Jane Austen liked to walk this way, commenting on the beautiful trees in this valley in her letters. The trees that delighted Jane enchanted me as I walked by the waters of the Lim, before following the bridleway to Whitty Hill, a wonderful airy place where I lay down in the shelter of the trees and dozed in the heat of the spring afternoon. Whitty Hill takes its name from Thomas Whitty, creator of the Axminster carpet, who built the grand house of Rhode Hill that dominates the valley nearby. Whitty was an entrepreneur of the old school and made a substantial fortune from his carpets. Perhaps the greatest reward of all must be to have a hill named after you. It certainly buys you a little bit of immortality, for I never venture on to that windswept hilltop without remembering Mr Whitty.

His hill is a good place for a rest, for there is the shade of trees on hot summer days, a comfortable earthen bank to relax against, and bushes to shelter you from the wind. It is so peaceful, and so little visited that I have often dozed there for hours, just listening to the sight of the breeze in the tree boughs.

A network of old paths leads to Hole Common, which is now heavily wooded, but was perhaps open countryside in times past. These are the tracks that Monmouth’s rebels would have taken over three hundred years ago to covertly reach Lyme Regis. It is said that they wore a garland of green leaves in their hats to show that they were on the side of ‘King Monmouth’ rather than that of James II.

I was now in Dorset, though the fields of Devon were in sight across the valley at the foot of the wood. I could see into both counties from the summit of the oddly named Dragon’s Hill, but in a way the border is immaterial, for this corner of England is exquisitely beautiful and much the same in mood whichever county you are in. The coast around Lyme is now a World Heritage Site and the coast path used by thousands of walkers each year, but the quiet hinterland around the valley of the Lim is less often explored.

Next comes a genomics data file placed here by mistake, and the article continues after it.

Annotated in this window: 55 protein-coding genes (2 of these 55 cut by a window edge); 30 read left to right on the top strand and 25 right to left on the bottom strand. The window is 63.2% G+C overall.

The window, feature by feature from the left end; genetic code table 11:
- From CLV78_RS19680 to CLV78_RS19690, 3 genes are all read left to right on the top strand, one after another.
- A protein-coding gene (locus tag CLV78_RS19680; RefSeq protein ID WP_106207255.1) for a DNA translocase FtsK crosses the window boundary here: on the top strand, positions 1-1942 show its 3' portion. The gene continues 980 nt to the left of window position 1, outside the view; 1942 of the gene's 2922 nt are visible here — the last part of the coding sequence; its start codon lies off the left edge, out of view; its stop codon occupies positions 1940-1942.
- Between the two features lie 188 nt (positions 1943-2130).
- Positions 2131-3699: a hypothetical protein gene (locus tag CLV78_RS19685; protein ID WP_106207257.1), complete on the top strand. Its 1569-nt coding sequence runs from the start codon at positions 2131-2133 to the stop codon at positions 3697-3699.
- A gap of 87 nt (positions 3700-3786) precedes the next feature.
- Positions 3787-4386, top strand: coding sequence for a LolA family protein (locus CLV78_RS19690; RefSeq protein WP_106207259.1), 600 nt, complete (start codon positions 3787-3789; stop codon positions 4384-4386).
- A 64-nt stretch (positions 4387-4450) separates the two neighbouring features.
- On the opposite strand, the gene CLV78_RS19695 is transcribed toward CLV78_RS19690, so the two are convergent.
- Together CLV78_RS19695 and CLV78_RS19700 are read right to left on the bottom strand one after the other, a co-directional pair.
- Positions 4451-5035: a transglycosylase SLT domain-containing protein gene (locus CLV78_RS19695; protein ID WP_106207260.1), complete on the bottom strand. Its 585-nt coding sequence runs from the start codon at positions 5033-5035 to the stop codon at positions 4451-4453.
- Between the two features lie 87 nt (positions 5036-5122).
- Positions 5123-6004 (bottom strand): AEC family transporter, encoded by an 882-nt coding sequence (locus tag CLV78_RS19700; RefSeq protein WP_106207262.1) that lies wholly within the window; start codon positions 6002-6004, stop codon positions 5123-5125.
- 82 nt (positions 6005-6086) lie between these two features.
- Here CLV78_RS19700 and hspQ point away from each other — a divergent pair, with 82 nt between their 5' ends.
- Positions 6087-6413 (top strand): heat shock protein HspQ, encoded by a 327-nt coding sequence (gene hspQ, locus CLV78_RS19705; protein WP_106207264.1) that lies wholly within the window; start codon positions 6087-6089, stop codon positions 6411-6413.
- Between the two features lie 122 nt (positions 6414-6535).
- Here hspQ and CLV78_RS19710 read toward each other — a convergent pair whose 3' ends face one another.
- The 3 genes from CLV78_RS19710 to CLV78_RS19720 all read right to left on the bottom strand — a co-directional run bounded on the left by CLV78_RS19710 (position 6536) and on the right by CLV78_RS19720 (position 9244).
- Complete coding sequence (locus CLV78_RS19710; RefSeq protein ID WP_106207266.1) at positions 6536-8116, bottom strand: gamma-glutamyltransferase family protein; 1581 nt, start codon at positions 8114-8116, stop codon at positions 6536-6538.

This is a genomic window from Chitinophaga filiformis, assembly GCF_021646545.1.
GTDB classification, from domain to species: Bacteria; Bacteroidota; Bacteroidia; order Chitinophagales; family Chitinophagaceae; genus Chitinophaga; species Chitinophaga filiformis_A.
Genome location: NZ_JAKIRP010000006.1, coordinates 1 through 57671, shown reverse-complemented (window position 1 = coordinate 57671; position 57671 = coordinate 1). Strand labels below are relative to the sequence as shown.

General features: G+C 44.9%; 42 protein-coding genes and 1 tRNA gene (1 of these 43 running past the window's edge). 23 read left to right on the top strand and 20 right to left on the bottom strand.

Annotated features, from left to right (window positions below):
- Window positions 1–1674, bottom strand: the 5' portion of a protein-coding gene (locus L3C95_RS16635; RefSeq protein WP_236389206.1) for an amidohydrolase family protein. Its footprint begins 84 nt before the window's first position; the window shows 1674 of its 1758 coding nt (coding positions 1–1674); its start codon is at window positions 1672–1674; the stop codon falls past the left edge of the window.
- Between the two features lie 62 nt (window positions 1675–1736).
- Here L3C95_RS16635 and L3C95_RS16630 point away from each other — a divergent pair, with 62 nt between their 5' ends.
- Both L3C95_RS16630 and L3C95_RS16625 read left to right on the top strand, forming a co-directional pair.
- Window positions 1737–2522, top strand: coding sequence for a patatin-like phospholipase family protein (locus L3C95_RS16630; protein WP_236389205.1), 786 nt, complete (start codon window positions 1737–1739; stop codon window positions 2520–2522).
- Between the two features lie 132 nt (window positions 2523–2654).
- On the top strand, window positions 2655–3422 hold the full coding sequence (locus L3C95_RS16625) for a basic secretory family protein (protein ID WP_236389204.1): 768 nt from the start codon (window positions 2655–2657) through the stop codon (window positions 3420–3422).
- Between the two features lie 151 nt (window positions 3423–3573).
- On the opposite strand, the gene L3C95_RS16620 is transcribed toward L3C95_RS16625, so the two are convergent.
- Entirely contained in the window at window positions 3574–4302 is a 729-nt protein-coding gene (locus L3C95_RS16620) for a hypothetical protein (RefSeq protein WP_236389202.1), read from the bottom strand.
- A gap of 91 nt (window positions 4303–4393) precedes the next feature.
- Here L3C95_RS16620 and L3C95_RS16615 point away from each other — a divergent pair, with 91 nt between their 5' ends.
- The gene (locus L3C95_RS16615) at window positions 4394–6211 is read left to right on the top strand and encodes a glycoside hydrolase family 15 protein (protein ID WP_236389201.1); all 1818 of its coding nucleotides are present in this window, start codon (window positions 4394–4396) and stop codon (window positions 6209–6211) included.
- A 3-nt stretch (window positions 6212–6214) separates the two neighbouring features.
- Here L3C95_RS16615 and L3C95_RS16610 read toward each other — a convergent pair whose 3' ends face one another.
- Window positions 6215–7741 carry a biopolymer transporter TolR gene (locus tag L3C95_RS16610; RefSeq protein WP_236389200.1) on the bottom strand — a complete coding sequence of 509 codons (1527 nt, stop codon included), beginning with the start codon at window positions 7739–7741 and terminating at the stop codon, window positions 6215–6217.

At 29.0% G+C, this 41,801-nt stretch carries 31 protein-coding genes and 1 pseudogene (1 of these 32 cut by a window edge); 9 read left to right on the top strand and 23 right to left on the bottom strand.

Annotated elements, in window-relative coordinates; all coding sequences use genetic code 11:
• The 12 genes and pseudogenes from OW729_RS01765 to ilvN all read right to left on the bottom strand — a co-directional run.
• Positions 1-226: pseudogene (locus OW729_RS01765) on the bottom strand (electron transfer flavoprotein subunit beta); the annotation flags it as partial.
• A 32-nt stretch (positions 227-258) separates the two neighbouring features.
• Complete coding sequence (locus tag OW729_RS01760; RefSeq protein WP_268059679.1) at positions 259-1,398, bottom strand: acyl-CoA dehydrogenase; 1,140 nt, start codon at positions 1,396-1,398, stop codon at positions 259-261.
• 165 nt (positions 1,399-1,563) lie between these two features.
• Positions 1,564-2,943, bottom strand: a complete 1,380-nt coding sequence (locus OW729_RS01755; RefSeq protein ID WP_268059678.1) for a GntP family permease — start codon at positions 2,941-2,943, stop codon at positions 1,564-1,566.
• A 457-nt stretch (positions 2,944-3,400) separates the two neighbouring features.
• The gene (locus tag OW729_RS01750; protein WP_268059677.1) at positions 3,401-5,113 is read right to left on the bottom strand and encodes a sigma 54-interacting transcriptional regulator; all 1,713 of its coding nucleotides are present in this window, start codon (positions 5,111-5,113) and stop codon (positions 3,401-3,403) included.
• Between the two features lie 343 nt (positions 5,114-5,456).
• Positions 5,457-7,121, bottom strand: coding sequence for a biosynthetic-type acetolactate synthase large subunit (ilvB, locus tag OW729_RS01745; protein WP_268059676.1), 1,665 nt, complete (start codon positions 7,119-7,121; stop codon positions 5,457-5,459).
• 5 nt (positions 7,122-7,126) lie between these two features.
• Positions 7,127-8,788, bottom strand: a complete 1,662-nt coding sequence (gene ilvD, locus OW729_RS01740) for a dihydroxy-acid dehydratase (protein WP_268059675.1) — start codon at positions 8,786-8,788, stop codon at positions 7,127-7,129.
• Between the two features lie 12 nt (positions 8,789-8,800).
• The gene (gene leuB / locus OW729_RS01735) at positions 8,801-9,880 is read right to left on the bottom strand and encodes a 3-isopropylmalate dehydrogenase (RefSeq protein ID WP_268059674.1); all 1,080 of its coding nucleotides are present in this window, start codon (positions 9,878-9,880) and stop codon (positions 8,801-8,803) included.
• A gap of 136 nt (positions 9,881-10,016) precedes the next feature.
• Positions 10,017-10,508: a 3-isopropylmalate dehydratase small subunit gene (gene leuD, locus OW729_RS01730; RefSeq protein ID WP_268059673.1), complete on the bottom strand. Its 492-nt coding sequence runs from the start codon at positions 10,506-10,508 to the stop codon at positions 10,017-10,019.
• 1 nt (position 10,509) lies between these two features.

I have walked its paths often, and I see fewer walkers than I do in the wildest spots of Dartmoor. The coast itself – the Jurassic Coast – is full of geological turbulence. There are constant landslips. The coast path between Lyme and Charmouth has been wiped out several times since I first walked it.

Fossil at Lyme Regis


But this constant exposure of old rocks is heaven for the fossil hunters who throng the beaches, seldom going away empty-handed. Fossils are Lyme’s big industry and have been since twelve year old local girl Mary Anning uncovered the fossil of an Ichthyosaur some two hundred years ago, launching our obsession with all things dinosaur. This unlikely scientist lies buried in the graveyard of the parish church, and I stood by her grave for a moment or two pondering how her discovery changed the way we think about the Earth, our evolution, and the conflict with religious faith. As I made my way out on to the sea front, a party of youngsters came along with hammers and chisels, heading for the latest coastal landslip, chattering with excitement about what fossils they might find.

Lyme Regis always seems to be very busy these days, whatever the weather. People like Lyme; they pack its beaches on hot summer days, promenade its long sea wall and stare into shop windows. It may always have been so, for it has long been a fashionable resort. “The young people were all wild to see Lyme,” wrote Jane Austen in her novel Persuasion. Many of her admirers have made the pilgrimage since, including Alfred Tennyson who, on being offered a view of the spot where Monmouth landed, muttered to his guide “don’t talk to me of Monmouth, but show me the place where Louisa Musgrave fell,” the place being the raggedy stone steps on the Cobb now known as Granny’s Teeth.  And Louisa Musgrave doesn’t exactly fall from them in Miss Austen’s tale; she jumps in a dramatic bit of attention-seeking. The Cobb, Lyme’s great stone breakwater built in the reign of Edward I, features too in John Fowles’ novel The French Lieutenant’s Woman, and like its heroine Sarah Woodruff I finished my walk at its end, watching the waves sweep on to the town’s sandy beaches.